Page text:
It’s probably no surprise to women that men still, on average, make more money than they do. According to the Institute for Women’s Policy Research, last year women made only 77-cents for every dollar that men made.
A new study out Monday says women in Texas are still earning less than men. But economists say, the numbers, in this case, don’t tell the whole story.
New numbers released today from the U.S. Bureau of Labor Statistics show that women in Texas are earning about 85-percent as their male counterparts.
First the head of the Fort Worth ISD announced a district headquarters shake-up, then the district approved a $600 million budget for the coming school year, now Walter Dansby is out to give a monetary reward all district employees.
Spurrier and his SEC colleagues would like to give football and men’s basketball players “approximately $3,500 to $4,000” – out of pocket, for the entire year to cover expenses.
According to a study of major league contracts by The Associated Press, the Marlins, Tigers, Rangers and Angels all had big boosts in payroll during the offseason along with the Rays and Royals.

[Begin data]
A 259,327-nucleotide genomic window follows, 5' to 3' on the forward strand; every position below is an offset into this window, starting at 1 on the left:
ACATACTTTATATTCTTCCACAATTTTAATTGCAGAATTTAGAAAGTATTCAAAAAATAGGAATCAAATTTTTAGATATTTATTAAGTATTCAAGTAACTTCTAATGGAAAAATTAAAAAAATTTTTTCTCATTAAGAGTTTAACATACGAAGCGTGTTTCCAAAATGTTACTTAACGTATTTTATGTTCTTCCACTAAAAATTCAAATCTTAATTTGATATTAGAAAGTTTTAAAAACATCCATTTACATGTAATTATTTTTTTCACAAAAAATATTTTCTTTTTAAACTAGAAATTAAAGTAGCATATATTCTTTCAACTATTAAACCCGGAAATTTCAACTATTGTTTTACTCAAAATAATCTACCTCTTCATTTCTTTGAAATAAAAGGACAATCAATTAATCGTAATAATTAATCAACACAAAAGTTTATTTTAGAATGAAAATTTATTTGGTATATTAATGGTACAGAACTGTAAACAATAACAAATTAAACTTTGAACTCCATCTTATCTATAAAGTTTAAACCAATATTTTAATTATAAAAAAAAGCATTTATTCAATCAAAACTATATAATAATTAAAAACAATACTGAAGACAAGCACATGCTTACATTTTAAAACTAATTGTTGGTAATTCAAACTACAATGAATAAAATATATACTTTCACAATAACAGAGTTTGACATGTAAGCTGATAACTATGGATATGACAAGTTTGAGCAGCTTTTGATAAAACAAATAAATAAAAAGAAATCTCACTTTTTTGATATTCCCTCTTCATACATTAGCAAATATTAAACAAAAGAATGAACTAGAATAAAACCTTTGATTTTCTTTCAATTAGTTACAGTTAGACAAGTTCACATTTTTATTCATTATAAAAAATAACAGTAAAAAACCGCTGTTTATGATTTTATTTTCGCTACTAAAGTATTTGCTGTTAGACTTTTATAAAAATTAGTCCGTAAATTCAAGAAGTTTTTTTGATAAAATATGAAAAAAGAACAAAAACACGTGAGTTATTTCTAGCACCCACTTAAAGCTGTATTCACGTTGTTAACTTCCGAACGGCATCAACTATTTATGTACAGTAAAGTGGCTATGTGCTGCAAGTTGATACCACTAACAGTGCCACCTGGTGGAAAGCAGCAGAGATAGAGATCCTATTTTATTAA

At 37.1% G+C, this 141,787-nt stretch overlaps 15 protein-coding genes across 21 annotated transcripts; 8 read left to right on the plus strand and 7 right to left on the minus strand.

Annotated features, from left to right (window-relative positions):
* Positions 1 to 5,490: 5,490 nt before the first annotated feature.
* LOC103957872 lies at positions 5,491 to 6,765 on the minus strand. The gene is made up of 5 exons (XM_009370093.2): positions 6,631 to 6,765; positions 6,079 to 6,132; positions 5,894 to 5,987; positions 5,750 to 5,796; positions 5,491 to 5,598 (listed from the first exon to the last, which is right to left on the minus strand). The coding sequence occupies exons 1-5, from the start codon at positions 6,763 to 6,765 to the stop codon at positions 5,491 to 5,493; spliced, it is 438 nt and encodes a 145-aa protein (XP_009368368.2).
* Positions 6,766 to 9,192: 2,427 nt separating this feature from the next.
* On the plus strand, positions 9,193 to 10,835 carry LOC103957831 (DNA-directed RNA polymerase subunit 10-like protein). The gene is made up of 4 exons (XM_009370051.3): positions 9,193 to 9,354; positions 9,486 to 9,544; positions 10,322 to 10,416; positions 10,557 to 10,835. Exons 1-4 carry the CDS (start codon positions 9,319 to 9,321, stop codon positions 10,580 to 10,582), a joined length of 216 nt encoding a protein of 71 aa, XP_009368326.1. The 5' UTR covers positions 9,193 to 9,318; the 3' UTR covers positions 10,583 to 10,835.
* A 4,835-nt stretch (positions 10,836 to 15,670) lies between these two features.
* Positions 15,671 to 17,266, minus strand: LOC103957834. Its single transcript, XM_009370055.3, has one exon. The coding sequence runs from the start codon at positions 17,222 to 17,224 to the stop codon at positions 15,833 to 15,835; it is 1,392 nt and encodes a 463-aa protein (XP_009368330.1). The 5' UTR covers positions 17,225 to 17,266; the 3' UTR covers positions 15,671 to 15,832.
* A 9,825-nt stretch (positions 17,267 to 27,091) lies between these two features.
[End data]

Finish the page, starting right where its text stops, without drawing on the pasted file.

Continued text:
A group of professors seeking reform in college sports wants to explore the possibility of an antitrust exemption, which could allow the NCAA to better regulate spending on coaches’ salaries and other costs.
Fort Worth Democrat Lon Burnam wants to stop the hidden perk of pension ‘double dipping’, reserved exclusively for elected officials, and he plans to file legislation that would reveal which Texas politicians are doing it.
General Motors Co. (GM) plans to freeze its U.S. pension plan for longtime white-collar workers and give all salaried employees annual bonuses but not pay raises in an effort to hold down expenses.
Under the agreement announced Friday, Cruz’s 2013 salary can rise by an additional $500,000 based on plate appearances in 2012.
Shortstop Elvis Andrus and the Texas Rangers have finalized a $14.4 million, three-year contract that avoided salary arbitration.
The simple task of taking detailed attendance records during public meetings continues to stir controversy among members of the Dallas City Council more than two years after the measure was enacted.